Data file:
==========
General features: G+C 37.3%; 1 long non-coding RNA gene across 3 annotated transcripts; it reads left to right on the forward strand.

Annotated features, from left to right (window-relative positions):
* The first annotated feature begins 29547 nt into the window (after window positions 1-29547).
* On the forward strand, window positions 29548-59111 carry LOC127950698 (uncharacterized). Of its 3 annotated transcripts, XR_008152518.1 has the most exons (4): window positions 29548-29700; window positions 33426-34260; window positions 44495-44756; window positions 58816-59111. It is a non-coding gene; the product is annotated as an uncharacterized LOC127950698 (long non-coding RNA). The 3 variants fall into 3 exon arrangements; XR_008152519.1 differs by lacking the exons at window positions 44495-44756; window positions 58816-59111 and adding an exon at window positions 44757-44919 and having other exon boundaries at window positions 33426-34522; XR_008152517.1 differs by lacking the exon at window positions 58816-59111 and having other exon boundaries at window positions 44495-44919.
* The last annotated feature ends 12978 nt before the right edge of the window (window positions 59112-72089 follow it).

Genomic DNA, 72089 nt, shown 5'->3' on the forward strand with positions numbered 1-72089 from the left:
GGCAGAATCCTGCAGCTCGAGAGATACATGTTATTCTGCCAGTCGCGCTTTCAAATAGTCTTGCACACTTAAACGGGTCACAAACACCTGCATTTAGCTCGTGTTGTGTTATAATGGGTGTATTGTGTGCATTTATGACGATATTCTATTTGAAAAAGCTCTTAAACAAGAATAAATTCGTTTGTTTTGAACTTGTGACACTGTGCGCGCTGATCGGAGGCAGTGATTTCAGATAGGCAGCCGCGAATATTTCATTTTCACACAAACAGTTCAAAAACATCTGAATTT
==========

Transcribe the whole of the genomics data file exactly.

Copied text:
General features: G+C 37.3%; 1 long non-coding RNA gene across 3 annotated transcripts; it reads left to right on the forward strand.

Annotated features, from left to right (window-relative positions):
* The first annotated feature begins 29547 nt into the window (after window positions 1-29547).
* On the forward strand, window positions 29548-59111 carry LOC127950698 (uncharacterized). Of its 3 annotated transcripts, XR_008152518.1 has the most exons (4): window positions 29548-29700; window positions 33426-34260; window positions 44495-44756; window positions 58816-59111. It is a non-coding gene; the product is annotated as an uncharacterized LOC127950698 (long non-coding RNA). The 3 variants fall into 3 exon arrangements; XR_008152519.1 differs by lacking the exons at window positions 44495-44756; window positions 58816-59111 and adding an exon at window positions 44757-44919 and having other exon boundaries at window positions 33426-34522; XR_008152517.1 differs by lacking the exon at window positions 58816-59111 and having other exon boundaries at window positions 44495-44919.
* The last annotated feature ends 12978 nt before the right edge of the window (window positions 59112-72089 follow it).

Genomic DNA, 72089 nt, shown 5'->3' on the forward strand with positions numbered 1-72089 from the left:
GGCAGAATCCTGCAGCTCGAGAGATACATGTTATTCTGCCAGTCGCGCTTTCAAATAGTCTTGCACACTTAAACGGGTCACAAACACCTGCATTTAGCTCGTGTTGTGTTATAATGGGTGTATTGTGTGCATTTATGACGATATTCTATTTGAAAAAGCTCTTAAACAAGAATAAATTCGTTTGTTTTGAACTTGTGACACTGTGCGCGCTGATCGGAGGCAGTGATTTCAGATAGGCAGCCGCGAATATTTCATTTTCACACAAACAGTTCAAAAACATCTGAATTT